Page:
Christianity. Christianity is a monotheistic religion centered on the life and teachings of Jesus as presented in the New Testament. Adherents of Christianity,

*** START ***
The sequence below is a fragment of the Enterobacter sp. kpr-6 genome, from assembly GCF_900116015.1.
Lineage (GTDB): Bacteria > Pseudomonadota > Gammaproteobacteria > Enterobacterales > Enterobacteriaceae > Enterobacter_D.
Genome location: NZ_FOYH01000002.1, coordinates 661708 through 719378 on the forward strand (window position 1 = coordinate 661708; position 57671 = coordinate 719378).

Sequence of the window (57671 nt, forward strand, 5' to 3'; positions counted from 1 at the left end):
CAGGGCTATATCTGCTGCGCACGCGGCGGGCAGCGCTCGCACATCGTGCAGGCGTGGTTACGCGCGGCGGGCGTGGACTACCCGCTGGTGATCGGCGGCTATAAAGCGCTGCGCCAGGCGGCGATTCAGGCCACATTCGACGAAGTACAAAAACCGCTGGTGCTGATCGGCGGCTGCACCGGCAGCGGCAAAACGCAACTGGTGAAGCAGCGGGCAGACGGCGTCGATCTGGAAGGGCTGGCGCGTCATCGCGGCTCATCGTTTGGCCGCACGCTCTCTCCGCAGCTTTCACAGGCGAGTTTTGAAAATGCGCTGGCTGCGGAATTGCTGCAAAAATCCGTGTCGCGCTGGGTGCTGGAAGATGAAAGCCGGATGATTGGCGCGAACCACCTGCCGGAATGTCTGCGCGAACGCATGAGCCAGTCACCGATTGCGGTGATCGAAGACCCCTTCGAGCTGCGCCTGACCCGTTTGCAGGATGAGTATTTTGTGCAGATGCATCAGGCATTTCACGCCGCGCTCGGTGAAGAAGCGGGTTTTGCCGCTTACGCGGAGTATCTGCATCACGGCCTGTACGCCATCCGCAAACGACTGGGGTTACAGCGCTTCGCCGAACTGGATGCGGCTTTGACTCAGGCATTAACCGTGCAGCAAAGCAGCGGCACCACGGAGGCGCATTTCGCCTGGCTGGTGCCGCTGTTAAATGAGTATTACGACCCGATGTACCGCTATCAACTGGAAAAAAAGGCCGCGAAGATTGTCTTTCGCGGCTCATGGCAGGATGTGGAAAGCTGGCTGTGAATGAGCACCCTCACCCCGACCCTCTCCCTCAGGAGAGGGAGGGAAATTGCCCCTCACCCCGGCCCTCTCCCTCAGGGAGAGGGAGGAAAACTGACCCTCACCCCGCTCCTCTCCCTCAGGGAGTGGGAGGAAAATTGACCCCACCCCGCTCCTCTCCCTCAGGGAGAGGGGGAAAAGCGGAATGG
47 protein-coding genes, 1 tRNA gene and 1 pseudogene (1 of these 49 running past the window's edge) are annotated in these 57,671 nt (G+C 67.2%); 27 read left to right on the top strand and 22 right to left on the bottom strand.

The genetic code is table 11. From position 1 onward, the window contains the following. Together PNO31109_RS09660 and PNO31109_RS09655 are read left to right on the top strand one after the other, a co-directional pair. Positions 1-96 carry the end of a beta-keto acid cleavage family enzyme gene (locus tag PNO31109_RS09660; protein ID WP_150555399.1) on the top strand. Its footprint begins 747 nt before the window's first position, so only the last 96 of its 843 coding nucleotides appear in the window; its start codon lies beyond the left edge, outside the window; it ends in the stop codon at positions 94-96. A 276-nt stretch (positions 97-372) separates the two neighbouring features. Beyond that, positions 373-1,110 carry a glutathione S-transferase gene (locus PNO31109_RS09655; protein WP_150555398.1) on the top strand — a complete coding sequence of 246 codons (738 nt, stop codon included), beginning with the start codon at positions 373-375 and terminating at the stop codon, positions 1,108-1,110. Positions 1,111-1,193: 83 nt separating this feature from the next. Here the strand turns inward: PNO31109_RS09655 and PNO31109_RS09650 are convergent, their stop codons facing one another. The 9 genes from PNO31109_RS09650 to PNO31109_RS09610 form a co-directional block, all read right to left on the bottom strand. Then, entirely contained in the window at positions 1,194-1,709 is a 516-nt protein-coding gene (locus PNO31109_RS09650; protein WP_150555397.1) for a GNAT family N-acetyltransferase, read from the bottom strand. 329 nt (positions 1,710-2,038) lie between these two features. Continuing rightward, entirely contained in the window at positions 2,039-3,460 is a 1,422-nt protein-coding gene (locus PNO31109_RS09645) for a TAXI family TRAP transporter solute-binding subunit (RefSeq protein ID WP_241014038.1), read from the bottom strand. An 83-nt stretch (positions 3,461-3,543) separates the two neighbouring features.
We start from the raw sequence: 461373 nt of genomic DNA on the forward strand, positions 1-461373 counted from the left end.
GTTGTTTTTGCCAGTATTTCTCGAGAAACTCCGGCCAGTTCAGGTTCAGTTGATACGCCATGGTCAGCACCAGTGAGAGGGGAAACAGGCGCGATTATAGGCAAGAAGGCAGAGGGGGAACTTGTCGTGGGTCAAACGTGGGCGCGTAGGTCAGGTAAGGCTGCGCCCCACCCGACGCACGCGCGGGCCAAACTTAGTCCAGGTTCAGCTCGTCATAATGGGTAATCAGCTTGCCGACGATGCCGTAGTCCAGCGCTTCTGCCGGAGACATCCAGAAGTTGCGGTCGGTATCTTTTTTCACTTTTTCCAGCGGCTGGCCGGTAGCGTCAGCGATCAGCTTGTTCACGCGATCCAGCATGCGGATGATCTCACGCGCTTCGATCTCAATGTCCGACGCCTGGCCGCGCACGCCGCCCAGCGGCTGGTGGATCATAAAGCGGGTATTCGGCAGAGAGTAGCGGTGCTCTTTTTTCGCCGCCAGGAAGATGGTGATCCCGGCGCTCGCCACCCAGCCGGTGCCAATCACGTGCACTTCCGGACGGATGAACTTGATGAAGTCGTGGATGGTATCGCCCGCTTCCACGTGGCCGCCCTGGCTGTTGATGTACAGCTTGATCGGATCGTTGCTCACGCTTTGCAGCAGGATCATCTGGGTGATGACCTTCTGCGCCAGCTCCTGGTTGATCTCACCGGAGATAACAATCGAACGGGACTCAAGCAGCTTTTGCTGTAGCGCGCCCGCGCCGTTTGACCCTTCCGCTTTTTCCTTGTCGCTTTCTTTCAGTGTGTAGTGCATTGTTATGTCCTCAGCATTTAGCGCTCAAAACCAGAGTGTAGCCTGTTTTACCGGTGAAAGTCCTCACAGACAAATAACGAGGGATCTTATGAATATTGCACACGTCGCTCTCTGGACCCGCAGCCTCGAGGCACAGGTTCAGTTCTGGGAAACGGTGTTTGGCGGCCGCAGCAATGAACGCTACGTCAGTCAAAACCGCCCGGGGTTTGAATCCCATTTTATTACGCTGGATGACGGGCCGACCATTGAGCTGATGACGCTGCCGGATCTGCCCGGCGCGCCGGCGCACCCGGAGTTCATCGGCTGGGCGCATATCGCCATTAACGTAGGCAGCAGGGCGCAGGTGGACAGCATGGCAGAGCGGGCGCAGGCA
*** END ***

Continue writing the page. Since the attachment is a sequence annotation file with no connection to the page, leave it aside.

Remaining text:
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Christianity Slide 2 Slide 3 Christianity is a monotheistic religion centered on the life and teachings of Jesus as presented in the New Testament. Adherents of Christianity, known as Christians, believe that Jesus is the only begotten Son of God and the Messiah (Christ) prophesied in the Hebrew Bible (the part of scripture common to Christianity and Judaism). Christian theology claims that Jesus Christ is a teacher, the model of a virtuous life, the revealer of God, as well as an incarnation of God, and most importantly the savior of humanity who suffered, died, and was resurrected to bring about salvation from sin. Christians maintain that Jesus ascended into heaven, and most denominations teach that Jesus will return to judge the living and the dead, granting everlasting life to his followers. Christians call the message of Jesus Christ the Gospel ("good news") and hence label the earliest written accounts of his ministry as gospels. Slide 4 Christianity is classified as an Abrahamic religion. Christianity began as a Jewish sect in the eastern Mediterranean, quickly grew in size and influence over a few decades, and by the 4th century had become the dominant religion within the Roman Empire. During the Middle Ages, most of the remainder of Europe was christianized, with Christians also being a (sometimes large) religious minority in the Middle East, North Africa, and parts of India. Following the Age of Discovery, through missionary work and colonization, Christianity spread to the Americas and the rest of the world. Christianity has played a prominent role in the shaping of Western civilization at least since the 4th century. As of the early 21st century, Christianity has between 1.5 billion and 2.1 billion adherents, representing about a quarter to a third of the worlds population. Slide 5 Slide 6 1. Beliefs In spite of important differences of interpretation and opinion, Christians share a set of beliefs that they hold as essential to their faith. Slide 7 1.1 Creeds Creeds (from Latin credo meaning "I believe") are concise doctrinal statements or confessions, usually of religious beliefs. They began as baptismal formulas and were later expanded during the Christological controversies of the fourth and fifth centuries to become statements of faith. Slide 8 The Apostles Creed The Apostles Creed (Symbolum Apostolorum) was developed between the second and ninth centuries. It is the most popular creed used in worship by Western Christians. Its central doctrines are those of the Trinity and God the Creator. Each of the doctrines found in this creed can be traced to statements current in the apostolic period. i. belief in God the Father, Jesus Christ as the Son of God and the Holy Spirit ii. the death, descent into hell, resurrection, and ascension of Christ iii. the holiness of the Church and the communion of saints iv. Christs second coming, the Day of Judgement and salvation of the faithful. Slide 9 The Nicene Creed, largely a response to Arianism, was formulated at the Councils of Nicaea and Constantinople in 325 and 381 respectively and ratified as the universal creed of Christendom by the Council of Ephesus in 431. The Chalcedonian Creed, developed at the Council of Chalcedon in 451, though rejected by the Oriental Orthodox Churches, taught Christ "to be acknowledged in two natures, inconfusedly, unchangeably, indivisibly, inseparably": one divine and one human, and that both natures are perfect but are nevertheless perfectly united into one person. The Athanasian Creed, received in the western Church as having the same status as the Nicene and Chalcedonian, says: We worship one God in Trinity, and Trinity in Unity; neither confounding the Persons nor dividing the Substance. Slide 10 Most Christians (Roman Catholics, Orthodox and Protestants alike) accept the use of creeds, and subscribe to at least one of the creeds mentioned above. A minority of Protestants, notably Restorationists, a movement formed in the wake of the Second Great Awakening in the 19th century United States, oppose the use of creeds. Slide 11 1.2 Jesus Christ Slide 12 The central tenet of Christianity is the belief in Jesus as the Son of God and the Messiah (Christ). A depiction of Jesus as a child with his mother, Mary, the Theotokos of Vladimir (12th century). Christians believe that, as the Messiah, Jesus was anointed by God as ruler and savior of humanity, and hold that Jesus coming was the fulfillment of messianic prophecies of the Old Testament. The core Christian belief is that, through the death and resurrection of Jesus, sinful humans can be reconciled to God and thereby are offered salvation and the promise of eternal life. Slide 13 Jesus, having become fully human, suffered the pains and temptations of a mortal man, yet he did not sin. As fully God, he defeated death and rose to life again. According to the Gospels of Matthew and Luke, Jesus was conceived by the Holy Spirit and born from the Virgin Mary. Slide 14 1.3 Death and Resurrection of Jesus Christians consider the resurrection of Jesus to be the cornerstone of their faith and the most important event in human history. Among Christian beliefs, the death and resurrection of Jesus are two core events on which much of Christian doctrine and theology is based. Slide 15 The death and resurrection of Jesus are usually considered the most important events in Christian Theology, partly because they demonstrate that Jesus has power over life and death and therefore has the authority and power to give people eternal life. Slide 16 1.4 Salvation Protestantism teaches that eternal salvation is a gift that comes to an individual by Gods grace, sometimes defined as "unmerited favor", on the basis of ones personal belief in and dependence on the substitutionary death and resurrection of Jesus Christ. It is the belief that one can be saved (rescued) from sin and eternal death. Other concepts used in the study of how salvation is accomplished include conversion, faith, justification, regeneration, and others. Slide 17 The crucifixion of Jesus is explained as an atoning sacrifice, which, in the words of the Gospel of John, "takes away the sins of the world." Ones reception of salvation is related to justification. The operation and effects of grace are understood differently by different traditions. Slide 18 1.5 Trinity Trinity refers to the teaching that the one God comprises three distinct, eternally co- existing persons; the Father (from whom the Son and Spirit proceed), the Son (incarnate in Jesus Christ), and the Holy Spirit. Together, these three persons are sometimes called the Godhead, although there is no single term in use in Scripture to denote the unified Godhead. Slide 19 1.5.1 Trinitarians Trinitarianism denotes those Christians who believe in the concept of the Trinity. Trinity is defined as one God in three Persons. Slide 20 1.5.2 Non-trinitarians Nontrinitarianism refers to beliefs systems that reject the doctrine of the Trinity. Various nontrinitarian views, such as adoptionism or modalism, existed in early Christianity, leading to the disputes about Christology. Nontrinitarianism later appeared again in the Gnosticism of the Cathars in the 11th through 13th centuries, in the Age of Enlightenment of the 18th century, and in Restorationism during the 19th century. Non-Trinitarians often believe in Jesus as the Son of God, and not the same as God. Slide 21 1.6 Scriptures Christianity regards the Bible, a collection of canonical books in two parts (the Old Testament and the New Testament), as authoritative. The Bible always includes books of the Jewish scriptures, the Tanakh, and includes additional books and reorganizes them into two parts: the books of the Old Testament primarily sourced from the Tanakh (with some variations), and the 27 books of the New Testament containing books originally written primarily in Greek. The Roman Catholic and Orthodox canons include other books from the Septuagint which Roman Catholics call Deuterocanonical. Protestants consider these books apocryphal. Slide 22 1.6.1 Roman Catholic Interpretation In antiquity, two schools of exegesis developed in Alexandria and Antioch. Alexandrine interpretation, exemplified by Origen, tended to read Scripture allegorically, while Antiochene interpretation adhered to the literal sense, holding that other meanings (called theoria) could only be accepted if based on the literal meaning. Roman Catholic theology distinguishes two senses of scripture: the literal and the spiritual. Slide 23 1.6.2 Protestant Interpretation Protestant Christians believe that the Bible is a self- sufficient revelation, the final authority on all Christian doctrine, and revealed all truth necessary for salvation. Protestants characteristically believe that ordinary believers may reach an adequate understanding of Scripture because Scripture itself is clear (or "perspicuous"), because of the help of the Holy Spirit, or both. Slide 24 Original intended meaning Protestants stress the meaning conveyed by the words of Scripture, the historical-grammatical method. Slide 25 1.7 Afterlife and Eschaton Most Christians believe that human beings experience divine judgement and are rewarded either with eternal life or eternal damnation. This includes the general judgement at the Resurrection of the dead as well as the belief (held by Catholics, Orthodox and some Protestants) in a judgement particular to the individual soul upon physical death. Slide 26 2. Worship Slide 27 Christians assemble for communal worship on Sunday, the day of the resurrection, though other liturgical practices often occur outside this setting. Scripture readings are drawn from the Old and New Testaments, but especially the Gospels. There are a variety of congregational prayers, including thanksgiving, confession, and intercession, which occur throughout the service and take a variety of forms including reci